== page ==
I spent the last 10 years hiding away from people. I am awkward in social situations. I spent so much time alone thinking, that I forgot what it was like to connect to people. I may have even lost my empathy and compassion for people outside of my family. I’m not sure what happened to make me disconnect.
Now, all I think of is how I am going to turn my camera around and capture all the things about being human that I’ve been missing. How can I tap into humanity, connect with people again, on a whole new level.
All of these feelings I have are essential for empathizing with others. It’s basic emotions that bring people together… longing, love, pain.
If I had never experienced pain, would I have empathy? I f I had never been alone, would I know what it’s like to long? How can I use my past experiences to connect to people genuinely? How can I create a portrait of a human condition with the tools I have been given?
Then I wonder if all of this is out of some selfish need to feel relevant in the world, satisfying the unconscious.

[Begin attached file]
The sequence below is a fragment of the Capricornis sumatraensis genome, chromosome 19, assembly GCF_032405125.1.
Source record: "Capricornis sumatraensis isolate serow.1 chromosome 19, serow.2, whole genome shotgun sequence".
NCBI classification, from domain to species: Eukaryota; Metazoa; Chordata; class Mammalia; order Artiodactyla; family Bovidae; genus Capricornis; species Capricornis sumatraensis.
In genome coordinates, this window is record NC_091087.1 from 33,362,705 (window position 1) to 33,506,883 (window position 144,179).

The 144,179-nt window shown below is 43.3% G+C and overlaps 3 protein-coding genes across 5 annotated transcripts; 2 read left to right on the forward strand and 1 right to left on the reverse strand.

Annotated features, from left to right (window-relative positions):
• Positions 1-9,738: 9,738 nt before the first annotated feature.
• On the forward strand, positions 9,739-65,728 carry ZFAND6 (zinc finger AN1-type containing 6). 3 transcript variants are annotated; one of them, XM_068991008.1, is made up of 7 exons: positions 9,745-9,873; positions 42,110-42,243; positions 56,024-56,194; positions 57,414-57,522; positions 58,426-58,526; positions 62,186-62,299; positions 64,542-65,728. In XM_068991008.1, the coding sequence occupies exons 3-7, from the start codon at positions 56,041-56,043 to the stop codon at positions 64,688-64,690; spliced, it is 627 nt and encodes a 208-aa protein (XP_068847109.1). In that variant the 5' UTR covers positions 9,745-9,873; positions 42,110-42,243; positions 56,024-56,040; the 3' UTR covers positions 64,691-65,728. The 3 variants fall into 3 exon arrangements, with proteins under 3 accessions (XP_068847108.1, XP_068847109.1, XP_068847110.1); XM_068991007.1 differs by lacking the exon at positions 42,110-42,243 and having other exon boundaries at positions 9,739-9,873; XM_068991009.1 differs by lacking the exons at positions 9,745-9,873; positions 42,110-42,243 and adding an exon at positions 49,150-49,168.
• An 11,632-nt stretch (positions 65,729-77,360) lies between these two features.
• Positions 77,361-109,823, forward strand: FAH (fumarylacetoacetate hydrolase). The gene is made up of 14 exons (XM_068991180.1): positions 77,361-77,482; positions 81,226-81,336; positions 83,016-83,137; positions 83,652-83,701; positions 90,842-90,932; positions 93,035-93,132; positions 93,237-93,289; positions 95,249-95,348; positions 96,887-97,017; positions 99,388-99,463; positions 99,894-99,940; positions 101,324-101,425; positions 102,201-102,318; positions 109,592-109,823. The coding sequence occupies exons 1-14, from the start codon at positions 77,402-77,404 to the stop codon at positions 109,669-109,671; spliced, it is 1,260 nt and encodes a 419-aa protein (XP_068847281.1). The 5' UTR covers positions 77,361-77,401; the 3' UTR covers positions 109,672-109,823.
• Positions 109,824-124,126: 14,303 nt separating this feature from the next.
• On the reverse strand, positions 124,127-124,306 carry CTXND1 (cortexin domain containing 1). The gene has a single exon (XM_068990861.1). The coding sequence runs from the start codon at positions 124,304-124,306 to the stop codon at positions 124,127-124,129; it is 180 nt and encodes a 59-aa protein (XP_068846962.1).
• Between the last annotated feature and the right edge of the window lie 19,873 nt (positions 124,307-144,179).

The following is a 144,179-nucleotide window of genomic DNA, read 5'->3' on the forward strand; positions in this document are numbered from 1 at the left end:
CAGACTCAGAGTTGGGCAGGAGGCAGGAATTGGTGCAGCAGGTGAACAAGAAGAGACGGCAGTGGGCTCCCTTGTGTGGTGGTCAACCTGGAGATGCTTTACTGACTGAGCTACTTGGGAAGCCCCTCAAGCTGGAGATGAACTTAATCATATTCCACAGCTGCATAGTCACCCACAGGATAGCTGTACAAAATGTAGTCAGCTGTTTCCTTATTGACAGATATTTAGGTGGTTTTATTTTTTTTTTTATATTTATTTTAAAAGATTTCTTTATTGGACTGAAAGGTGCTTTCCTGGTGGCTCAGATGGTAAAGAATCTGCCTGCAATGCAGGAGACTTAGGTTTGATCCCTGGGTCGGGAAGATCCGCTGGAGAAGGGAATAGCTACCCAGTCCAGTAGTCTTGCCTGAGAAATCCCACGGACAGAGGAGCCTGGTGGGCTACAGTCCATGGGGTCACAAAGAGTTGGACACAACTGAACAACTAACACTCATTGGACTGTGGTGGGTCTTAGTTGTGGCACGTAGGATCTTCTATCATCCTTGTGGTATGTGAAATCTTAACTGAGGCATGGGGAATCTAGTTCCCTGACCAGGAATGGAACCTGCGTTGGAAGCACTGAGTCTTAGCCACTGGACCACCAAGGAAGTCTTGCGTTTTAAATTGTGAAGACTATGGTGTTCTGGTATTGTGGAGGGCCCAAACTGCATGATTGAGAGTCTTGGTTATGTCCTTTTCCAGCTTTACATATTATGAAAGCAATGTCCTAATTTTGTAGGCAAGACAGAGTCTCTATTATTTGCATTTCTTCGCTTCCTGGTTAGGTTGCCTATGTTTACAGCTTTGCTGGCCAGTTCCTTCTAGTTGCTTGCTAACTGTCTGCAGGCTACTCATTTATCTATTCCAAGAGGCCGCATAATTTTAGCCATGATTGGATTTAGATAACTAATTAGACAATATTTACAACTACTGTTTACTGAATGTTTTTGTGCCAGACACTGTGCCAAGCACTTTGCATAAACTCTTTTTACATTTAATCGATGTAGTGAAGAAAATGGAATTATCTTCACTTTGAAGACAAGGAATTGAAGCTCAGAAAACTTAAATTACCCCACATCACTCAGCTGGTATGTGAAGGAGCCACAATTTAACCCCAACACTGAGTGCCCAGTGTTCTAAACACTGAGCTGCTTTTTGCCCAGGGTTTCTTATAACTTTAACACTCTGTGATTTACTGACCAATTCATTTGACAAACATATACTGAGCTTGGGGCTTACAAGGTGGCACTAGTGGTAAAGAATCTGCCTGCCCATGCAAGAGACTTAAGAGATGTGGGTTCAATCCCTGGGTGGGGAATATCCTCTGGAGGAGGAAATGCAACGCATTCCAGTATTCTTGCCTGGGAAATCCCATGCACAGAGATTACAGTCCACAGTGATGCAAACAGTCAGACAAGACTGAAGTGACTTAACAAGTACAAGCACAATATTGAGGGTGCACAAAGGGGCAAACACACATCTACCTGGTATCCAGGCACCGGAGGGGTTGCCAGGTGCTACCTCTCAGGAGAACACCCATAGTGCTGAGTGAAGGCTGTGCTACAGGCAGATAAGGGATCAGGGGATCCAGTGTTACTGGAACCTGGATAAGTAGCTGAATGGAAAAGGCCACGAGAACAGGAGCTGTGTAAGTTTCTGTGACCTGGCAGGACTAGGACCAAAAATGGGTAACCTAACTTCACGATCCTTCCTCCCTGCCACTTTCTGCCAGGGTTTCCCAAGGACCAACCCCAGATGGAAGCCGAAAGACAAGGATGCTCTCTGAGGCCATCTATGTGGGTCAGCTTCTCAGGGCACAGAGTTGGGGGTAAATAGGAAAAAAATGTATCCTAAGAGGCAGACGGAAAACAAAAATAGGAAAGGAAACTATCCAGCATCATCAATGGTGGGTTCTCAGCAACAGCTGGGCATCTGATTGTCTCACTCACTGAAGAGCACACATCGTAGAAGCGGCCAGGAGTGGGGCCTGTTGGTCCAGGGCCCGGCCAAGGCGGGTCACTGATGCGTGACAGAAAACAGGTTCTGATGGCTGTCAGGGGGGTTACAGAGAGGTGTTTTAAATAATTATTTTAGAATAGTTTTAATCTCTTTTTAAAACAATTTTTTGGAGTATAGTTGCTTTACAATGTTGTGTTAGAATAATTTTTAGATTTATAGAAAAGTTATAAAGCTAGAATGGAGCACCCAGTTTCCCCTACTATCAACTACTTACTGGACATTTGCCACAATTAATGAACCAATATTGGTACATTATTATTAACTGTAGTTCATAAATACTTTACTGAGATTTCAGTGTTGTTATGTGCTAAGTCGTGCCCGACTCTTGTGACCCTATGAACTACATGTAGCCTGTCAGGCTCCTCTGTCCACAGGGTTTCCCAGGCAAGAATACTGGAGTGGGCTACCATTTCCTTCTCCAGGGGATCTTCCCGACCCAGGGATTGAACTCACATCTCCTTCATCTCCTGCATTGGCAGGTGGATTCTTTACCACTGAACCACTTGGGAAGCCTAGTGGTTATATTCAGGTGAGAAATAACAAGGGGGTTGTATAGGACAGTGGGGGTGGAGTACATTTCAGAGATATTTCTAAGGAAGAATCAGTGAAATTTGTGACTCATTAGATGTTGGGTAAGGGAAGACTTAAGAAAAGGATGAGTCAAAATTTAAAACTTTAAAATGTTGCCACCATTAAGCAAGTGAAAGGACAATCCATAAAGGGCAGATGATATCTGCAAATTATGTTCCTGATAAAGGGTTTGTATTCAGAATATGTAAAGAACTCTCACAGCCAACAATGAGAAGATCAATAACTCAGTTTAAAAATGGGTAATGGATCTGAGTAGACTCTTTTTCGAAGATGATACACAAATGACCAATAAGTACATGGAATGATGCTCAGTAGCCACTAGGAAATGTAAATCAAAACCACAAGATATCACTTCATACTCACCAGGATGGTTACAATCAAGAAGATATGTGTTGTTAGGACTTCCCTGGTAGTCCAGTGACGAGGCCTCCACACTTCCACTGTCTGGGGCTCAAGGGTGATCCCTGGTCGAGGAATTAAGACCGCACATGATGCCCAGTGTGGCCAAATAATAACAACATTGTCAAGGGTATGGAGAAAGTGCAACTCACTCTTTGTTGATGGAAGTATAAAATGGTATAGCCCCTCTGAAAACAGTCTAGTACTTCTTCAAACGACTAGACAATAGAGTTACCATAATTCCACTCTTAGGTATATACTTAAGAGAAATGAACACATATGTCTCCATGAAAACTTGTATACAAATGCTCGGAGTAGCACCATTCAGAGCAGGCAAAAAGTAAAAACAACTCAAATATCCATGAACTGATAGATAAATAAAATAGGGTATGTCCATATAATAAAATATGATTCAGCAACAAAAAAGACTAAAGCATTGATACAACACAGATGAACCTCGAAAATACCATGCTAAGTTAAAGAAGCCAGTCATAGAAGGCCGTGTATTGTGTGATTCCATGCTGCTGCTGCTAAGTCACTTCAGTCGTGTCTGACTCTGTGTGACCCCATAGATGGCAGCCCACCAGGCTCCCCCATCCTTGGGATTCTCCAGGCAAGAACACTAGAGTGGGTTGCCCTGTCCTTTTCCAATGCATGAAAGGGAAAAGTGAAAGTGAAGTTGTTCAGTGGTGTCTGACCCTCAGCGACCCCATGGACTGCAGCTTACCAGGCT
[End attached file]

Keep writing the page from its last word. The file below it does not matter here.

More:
What is really important to me now?
My son, my parents, my friends and their families. Teaching my son culture and humility, humbly. Helping people in need, not with money, with kindness and my two hands. Being genuine, real and not living through my ego. Building bridges and relationships with people. Being kind and having good intents..showing my son how to be transparent with his actions.
How can I use my own life experiences to bring awareness to causes that I hold close to my heart?
After speaking with Ed Kashi, something clicked. Was it his words or his tone? I think it was his genuine desire to understand my situation as we talked. He had questions to better understand me and where I was coming from. Then, he shut his mouth, and allowed me to speak. He listened. It was a moment in my world where I felt like someone was hearing my voice, I longed to be more like him… more human.
Finding my voice in photography has been a journey. Chasing my dreams, one after another… never giving up completely. I have had a very diverse path in getting here, and it’s taught me a lot about life, myself and relationships. I am learning to have the courage to let go and allow myself to enjoy the small moments along the way.
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